Worse, lately, state and media have started to collaborate in a joint project to suppress free speech expressing any concern about mass-migration in general and muslim migration in particular, and as such, are collaborating with those posing the threat, to the extent that they have themselves become a part of it.
Jon Snow pumping out pro-Islam puff-pieces on Channel 4 News at 7pm, five evenings a week, for God knows how long, clearly was not enough for them. Now they’re all at it: all of the UK’s TV news media routinely lies to us too, on the hour, every hour. The deception takes many forms, one of which is simply not to report at all, if the latest outrage is small enough to ignore, if the body count was lo/no, regardless of the forever changed lives of the mutilated survivors.
If the atrocity is so horrific that it can’t be ignored, then it will be lied about and spun (Manchester); minimised (who, apart from people like us who actually do care, know who Ebba Åkerlund was, or how old she was, or exactly where and exactly how she died); information will be completely flipped or withheld (The Poor Rohingyas) and then shut down as soon as possible (Parsons Green), usually as soon as the next anti-Trump or anti-Brexit bash-fest bullshit can be manufactured from whole cloth.
#FakeNews may be clumsy terminology, but it’ll do. It summarises how truly crap, how compromised, and how corrupt our news media has become. #C4News is the still state-owned, slightly retarded and inbred first cousin of #AnotherBeauty, the SCBBC, the one that forces its audience to fund it, regardless of whether this same audience wants to watch it or not. Sky and ITV’s news output is no better.
UK network TV news, practically all of it, is a disgrace, an affront both to the truth and to the very concept of free speech. The last major player with any integrity, Andrew Neil, is gradually withdrawing from appearances on the BBC’s Daily Politics, citing his age (he’s 69) and a desire to get his life back – reasonable, though I suspect that there’s a lot more to this than either he or the BBC will ever tell us. Whatever the real cause, Neil’s departure from the circus is hardly good news for us. Most of his colleagues are political and intellectual pygmies.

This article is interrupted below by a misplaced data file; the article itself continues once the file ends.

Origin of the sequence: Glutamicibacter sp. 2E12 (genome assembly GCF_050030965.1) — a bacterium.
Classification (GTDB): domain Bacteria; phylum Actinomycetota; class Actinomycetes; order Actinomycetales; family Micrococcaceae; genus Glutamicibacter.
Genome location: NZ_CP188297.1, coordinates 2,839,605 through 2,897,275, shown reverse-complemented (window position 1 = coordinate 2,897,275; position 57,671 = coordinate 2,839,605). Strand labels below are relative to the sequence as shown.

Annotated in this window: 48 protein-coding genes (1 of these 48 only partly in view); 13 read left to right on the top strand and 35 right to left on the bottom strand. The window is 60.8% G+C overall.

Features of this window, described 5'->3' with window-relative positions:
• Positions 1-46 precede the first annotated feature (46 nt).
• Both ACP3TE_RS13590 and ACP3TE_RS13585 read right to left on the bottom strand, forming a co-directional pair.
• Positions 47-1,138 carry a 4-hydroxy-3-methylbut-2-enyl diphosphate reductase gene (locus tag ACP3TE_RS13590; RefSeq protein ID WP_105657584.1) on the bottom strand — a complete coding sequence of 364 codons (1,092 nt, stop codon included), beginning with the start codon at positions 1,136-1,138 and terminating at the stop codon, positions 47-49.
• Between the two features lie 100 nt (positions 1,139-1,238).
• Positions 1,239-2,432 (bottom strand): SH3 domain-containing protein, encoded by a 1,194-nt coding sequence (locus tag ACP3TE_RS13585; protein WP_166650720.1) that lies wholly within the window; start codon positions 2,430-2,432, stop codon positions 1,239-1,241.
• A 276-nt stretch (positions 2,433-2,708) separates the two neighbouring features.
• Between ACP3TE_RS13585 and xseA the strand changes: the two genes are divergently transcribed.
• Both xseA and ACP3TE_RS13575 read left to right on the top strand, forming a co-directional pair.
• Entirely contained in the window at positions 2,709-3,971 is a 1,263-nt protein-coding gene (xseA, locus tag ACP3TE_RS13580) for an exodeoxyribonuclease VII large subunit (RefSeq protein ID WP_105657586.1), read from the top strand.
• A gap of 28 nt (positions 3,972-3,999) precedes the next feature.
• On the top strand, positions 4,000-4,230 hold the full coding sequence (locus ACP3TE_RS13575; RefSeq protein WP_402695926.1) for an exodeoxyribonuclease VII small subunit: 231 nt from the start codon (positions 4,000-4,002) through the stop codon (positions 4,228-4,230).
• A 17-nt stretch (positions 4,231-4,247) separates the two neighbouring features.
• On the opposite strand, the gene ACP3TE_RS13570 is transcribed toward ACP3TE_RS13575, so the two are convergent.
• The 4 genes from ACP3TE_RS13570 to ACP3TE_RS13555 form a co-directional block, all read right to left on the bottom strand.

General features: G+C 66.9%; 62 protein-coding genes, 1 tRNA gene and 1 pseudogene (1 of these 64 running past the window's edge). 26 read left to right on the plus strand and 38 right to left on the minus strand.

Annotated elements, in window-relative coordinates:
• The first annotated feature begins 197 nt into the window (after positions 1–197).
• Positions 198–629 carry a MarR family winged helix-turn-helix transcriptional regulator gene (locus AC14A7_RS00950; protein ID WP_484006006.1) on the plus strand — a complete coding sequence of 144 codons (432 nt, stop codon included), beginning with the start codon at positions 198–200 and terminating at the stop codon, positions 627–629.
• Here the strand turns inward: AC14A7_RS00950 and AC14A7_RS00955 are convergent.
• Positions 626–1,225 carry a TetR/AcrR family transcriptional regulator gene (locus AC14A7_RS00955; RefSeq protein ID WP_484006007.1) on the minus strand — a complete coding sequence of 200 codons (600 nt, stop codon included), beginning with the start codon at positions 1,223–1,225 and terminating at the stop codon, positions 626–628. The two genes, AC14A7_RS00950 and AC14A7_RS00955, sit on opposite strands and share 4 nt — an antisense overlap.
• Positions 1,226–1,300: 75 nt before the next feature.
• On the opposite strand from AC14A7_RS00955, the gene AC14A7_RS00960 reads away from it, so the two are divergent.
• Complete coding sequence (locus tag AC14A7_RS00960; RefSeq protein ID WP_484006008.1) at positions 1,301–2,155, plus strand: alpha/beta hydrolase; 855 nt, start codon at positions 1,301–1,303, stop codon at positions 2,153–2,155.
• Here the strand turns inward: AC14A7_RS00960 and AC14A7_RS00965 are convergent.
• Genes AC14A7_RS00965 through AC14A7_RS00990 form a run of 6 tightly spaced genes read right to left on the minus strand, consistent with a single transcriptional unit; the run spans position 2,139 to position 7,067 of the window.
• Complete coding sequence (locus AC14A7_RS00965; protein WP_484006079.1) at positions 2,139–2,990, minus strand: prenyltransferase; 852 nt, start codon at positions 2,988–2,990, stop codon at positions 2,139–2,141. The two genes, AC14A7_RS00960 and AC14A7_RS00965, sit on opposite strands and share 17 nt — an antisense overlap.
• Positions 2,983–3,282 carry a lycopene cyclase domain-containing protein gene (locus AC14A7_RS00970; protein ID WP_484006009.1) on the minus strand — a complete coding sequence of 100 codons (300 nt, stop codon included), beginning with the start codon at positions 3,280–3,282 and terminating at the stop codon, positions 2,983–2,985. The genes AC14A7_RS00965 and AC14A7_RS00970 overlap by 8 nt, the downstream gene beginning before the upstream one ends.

Our media class regard themselves as our rulers, and without doubt, they are far too close to those we’ve elected to be our actual leaders and our legislators, our MPs and also to our unelected masters in the HoL and the civil service. Because of this closeness, because of this very blurred line, our political elite, in a kind of horrid lockstep, a sick, symbiotic relationship with the media, become more corrupt, more compromised and more complicit, almost with each passing day.
Can we hope for any of the legacy parties or the media to dig us out of this hole? The one that they themselves have dug for us?
I doubt it. They dug it, probably deliberately, for us to fall into. We can hardly expect them to reverse course and fill it in.
I can leave. I’m lucky. I can get out, if I need to or want to.
So what should I do? Go, or stay? Flight or fight?
I love this country. I love where I live. I care for the people I live around. These are my people. This is my country. They are both worth fighting for. And we face a threat unprecedented in modern times.
I bet I am not the only one here wondering and pondering. I bet I’m not the first one here thinking ahead, thinking SHTF scenarios. Thinking, I might be able to go now, but what if that changes?
Thinking “how can I prevent what seems now to be inevitable, what can I do?”
I have some answers, and I’ll consider them in the next part. In the meantime, I hope that this one provokes some discussion. This is what GP is all about … free speech, the free exchange of ideas. Feel free to comment – no-one reads them anyway.